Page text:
This configuration will sustain the loss of a single disk without losing any data or performance.

When using RAID 1 you should always consider using disks of the same size within the Array (as the available space will be dictated by the smallest available disk – and considering that you will lose 50% of the overall space available, therefore having different sized disks only increases wasted space and ultimately cost).


Figure 1:
RAID 1 Simple Example

Relationship and usage within Exchange 2010

RAID 1 has typically been the corner stone for the Transaction logs volume (although depending on your budget RAID 10 can also be considered – but I would imagine that this would only pay dividends in very large environment with huge transactional I/O).

RAID 1 works well for Transaction Log purposes due to its good write performance as opposed to RAID 5 generally being better for reads, it is important to note that the logs should be on their own dedicated RAID 1 volume away from Database LUNS.

RAID 1 can be used for Database volumes as well – however your databases will be limited by the overall size of individual disks within the RAID 1 set.

For example; if you can only afford x2 1TB disks – the overall combined size of your databases might be limited to say around 800GB as you would not wish to fill the disks to capacity – and you can only have 2 disks in a RAID 1 set.

Pros &Cons of RAID 1

  • Simple and well supported by a wide range of RAID controllers
  • Relatively cost effective
  • Good level of resilience in proportion to the number of disks needed (you can lose 50% of your disks without losing data)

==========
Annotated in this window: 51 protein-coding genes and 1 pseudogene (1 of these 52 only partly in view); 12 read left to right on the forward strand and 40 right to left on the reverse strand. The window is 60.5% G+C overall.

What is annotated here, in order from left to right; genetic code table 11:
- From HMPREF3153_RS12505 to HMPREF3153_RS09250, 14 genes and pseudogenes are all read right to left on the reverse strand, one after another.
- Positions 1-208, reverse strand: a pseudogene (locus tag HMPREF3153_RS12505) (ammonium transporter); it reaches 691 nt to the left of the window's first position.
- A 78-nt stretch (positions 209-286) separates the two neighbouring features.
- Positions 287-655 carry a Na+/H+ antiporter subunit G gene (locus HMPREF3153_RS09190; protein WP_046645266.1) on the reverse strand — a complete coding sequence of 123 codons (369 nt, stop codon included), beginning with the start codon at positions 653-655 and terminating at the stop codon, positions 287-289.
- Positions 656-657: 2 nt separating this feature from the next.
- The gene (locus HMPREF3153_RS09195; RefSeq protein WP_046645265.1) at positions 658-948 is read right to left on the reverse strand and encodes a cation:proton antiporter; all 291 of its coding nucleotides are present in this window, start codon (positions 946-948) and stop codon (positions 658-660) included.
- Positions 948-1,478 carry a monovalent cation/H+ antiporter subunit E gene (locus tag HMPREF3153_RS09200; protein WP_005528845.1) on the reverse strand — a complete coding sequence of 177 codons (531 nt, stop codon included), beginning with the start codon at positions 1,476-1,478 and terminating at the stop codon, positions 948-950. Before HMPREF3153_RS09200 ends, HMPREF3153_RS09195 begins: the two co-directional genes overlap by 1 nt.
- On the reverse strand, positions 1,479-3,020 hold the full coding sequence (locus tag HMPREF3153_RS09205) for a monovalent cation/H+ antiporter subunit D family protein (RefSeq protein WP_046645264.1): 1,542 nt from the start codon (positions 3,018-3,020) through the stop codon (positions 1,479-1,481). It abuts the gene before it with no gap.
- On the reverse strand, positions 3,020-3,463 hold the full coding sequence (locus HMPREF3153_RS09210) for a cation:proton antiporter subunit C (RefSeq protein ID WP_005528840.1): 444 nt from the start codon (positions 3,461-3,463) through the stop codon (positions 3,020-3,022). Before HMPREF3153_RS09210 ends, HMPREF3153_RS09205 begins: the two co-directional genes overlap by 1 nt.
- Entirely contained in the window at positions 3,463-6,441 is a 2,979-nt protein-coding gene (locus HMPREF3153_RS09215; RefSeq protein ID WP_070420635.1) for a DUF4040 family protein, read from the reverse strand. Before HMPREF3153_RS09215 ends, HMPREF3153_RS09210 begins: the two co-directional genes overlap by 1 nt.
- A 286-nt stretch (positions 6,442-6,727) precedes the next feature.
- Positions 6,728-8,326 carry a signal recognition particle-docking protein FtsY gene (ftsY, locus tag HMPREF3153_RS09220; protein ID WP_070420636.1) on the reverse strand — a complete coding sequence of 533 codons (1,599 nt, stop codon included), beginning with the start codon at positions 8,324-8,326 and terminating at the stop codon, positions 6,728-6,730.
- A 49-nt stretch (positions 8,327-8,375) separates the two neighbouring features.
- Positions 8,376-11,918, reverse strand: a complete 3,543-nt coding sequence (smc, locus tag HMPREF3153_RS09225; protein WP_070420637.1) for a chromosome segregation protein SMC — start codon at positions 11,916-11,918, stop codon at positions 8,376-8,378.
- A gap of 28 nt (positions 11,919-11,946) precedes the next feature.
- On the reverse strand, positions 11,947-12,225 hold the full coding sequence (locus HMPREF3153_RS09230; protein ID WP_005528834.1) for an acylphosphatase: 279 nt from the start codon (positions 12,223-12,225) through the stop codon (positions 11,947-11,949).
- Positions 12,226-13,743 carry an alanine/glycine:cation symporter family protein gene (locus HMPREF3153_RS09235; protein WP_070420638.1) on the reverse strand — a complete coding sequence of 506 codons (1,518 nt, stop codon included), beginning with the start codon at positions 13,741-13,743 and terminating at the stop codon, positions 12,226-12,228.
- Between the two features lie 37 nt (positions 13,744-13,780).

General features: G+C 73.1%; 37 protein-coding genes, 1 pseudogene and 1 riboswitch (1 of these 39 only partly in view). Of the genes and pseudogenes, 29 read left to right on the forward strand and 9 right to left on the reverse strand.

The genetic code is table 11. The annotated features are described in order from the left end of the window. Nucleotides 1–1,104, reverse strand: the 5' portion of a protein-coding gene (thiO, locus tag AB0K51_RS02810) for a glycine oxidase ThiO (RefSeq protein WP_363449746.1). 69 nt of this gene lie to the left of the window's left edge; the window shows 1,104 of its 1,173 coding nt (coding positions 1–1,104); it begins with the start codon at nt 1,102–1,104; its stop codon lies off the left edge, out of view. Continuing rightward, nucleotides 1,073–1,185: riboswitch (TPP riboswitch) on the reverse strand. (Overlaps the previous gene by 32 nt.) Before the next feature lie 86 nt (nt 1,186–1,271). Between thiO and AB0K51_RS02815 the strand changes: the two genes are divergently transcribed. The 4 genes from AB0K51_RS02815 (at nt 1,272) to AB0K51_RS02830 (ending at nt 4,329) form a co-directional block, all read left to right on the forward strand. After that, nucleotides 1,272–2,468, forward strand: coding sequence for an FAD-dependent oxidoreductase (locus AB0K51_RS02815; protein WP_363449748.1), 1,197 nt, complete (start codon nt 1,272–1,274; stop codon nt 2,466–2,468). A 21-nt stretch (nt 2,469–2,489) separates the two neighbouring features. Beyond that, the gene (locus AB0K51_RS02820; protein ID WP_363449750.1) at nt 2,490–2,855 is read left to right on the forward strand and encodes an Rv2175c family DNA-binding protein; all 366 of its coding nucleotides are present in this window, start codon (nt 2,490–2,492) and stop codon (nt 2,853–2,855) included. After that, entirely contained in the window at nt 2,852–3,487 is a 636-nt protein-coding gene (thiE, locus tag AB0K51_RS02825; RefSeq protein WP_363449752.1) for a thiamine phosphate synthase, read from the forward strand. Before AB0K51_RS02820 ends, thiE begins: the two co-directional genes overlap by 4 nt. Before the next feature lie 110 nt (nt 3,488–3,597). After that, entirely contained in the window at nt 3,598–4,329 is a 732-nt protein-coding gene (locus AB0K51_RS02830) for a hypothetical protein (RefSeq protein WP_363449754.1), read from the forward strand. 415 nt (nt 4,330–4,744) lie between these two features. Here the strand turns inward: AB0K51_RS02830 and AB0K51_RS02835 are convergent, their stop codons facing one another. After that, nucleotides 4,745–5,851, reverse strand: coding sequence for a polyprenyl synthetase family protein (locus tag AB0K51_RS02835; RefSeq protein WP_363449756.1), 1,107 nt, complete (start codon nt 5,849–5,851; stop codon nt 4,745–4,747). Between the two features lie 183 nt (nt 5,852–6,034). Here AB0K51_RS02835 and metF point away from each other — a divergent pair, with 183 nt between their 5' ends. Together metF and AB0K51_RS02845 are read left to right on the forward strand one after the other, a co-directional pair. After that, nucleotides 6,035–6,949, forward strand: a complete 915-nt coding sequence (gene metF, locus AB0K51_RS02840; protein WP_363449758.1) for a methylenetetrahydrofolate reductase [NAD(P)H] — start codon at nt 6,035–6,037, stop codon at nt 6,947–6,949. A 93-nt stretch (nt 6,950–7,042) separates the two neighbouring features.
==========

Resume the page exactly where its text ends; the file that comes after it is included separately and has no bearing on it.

• Good Write Performance
  • Loss of 50% of your available space (if you have x 2 drives of 72GB each you will only have access to 72GB when they are configured as RAID1)

RAID 5

RAID 5 is based upon the striping of RAID 0 with redundancy in the form of a parity block. Information is written across all disks with a parity block for all data written within each stripe. You can lose a single disk from the array – where the data will be rebuilt onto a replacement disk from the information contained in the parity block.

In order to form a RAID 5 array you will need a minimum of 3 disks – however most configurations contain 4 or 5 disks where one disk is a dedicated “hot spare”.

For best performance within Exchange 2010 you should be looking to have no more than 7 disks per RAID 5 array, and you should pay attention to the rebuild priority functions of your RAID controller.

If a disk fails the process of rebuilding can have an adverse impact on the performance of your Exchange infrastructure. To mitigate this you will need to refer to the recommended best practices from your RAID controller’s manufacturer.


Figure 2:
RAID 5 Simple Example

Relationship and usage within Exchange 2010

RAID 5 has traditionally been the cost effective mainstay of the Database LUNS. RAID 5 offers a good trade-off between available disk space, performance and resilience.

Pros and Cons of RAID 5

  • Simple and well supported by a wide range of RAID controllers
  • Relatively cost effective
  • Reasonable level of resilience - you can lose 1 of your disks without losing data
  • Good level of space utilization (e.g. you get to leverage more of the space on the disks in the array over that of RAID 1 or RAID 1+0)
  • Good overall Performance
  • Long rebuild times of failed drives increases risk of a secondary failure destroying your array
  • Disk rebuild impacts upon overall performance of the array

RAID 10 (1+0)

RAID 10 (or RAID 1+0) combines the features of RAID 1 and RAID 0 to create a mirror of stripes – in essence information is striped across two arrays and then mirrored.

In order to implement RAID 10 you will need a minimum of 4 drives (of the same capacity) and expect to lose 50% of the available space when the array is formed.